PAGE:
hunger and counting
He’s sitting at an outside table at the Doma cafe with about six friends. He’s square-shouldered and maybe under thirty, the girls at the table too lovely to look at. I’m inside waiting for lunch, their car is out the front with about eight boards on the roof. I’m watching him because he’s sitting at the head of the table waving his arms about as he draws his friends’ attention to what he’s saying.
Big laugher. Nice teeth. Showboat.
Food comes and he begins to eat, forgoing further conversation with the lovely at his side, the long brown legged lovely. If only she were a painting.
Showboat consumed his lunch over seven innings.
Total time at the plate: eight minutes and thirty seconds.
These innings were a count of the number of loaded forks the Showboat’s mouth accepted whilst still being occupied with the previous load.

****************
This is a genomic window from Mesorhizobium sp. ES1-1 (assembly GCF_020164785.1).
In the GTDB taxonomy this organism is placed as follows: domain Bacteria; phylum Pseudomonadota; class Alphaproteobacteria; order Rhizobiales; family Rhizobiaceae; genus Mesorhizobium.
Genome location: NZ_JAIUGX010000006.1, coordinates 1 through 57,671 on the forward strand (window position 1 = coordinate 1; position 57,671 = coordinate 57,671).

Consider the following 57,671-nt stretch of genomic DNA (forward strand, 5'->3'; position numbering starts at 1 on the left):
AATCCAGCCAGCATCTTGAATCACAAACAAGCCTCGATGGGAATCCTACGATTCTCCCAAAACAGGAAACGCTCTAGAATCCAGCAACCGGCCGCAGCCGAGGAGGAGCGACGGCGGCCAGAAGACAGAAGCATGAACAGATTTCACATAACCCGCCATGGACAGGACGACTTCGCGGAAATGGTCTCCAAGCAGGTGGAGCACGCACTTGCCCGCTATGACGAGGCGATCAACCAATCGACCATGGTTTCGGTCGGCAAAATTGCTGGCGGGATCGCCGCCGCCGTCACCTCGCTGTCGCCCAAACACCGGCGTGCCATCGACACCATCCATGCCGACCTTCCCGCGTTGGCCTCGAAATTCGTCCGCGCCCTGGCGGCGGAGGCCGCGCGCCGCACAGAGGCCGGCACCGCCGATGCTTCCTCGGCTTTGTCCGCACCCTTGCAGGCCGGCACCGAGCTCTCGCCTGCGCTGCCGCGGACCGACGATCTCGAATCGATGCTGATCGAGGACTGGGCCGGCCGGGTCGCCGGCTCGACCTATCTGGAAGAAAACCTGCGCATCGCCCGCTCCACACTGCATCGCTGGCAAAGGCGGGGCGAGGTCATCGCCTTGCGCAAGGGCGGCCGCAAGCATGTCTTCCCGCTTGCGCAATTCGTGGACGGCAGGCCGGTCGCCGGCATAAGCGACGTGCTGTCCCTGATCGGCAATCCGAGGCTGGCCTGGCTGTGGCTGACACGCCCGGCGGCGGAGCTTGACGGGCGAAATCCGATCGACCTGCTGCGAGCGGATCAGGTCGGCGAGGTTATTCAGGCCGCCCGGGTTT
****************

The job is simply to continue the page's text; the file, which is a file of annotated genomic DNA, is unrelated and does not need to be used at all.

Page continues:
Loading and eating. Loading and eating. Loading and eating. When he stopped to chat or wipe his mouth, I stopped counting, committed his score to memory and waited for the next innings.
Innings 1: 10
Innings 2: 10
Before leaving, I asked one of the girls if I could have a scrap of paper.
One Japanese style burger with a side dish of red chili downed in fifty-eight hits. Consecutive innings of ten, then a fourteen, two sixes, an eight and finishing with a four.
Showboat sits back, wipes his mouth on his T-shirt collar and raises a hand to his lips to deal with the rising gastronomical consequences. A sheen of perspiration has appeared on his brow. His forehead is knuckling.
Later on I told Al.
‘What?’ he says, ‘you’ve got nothing better to do?’
I shrug, open my hands.
‘I was waiting for a take-away, what else is there?’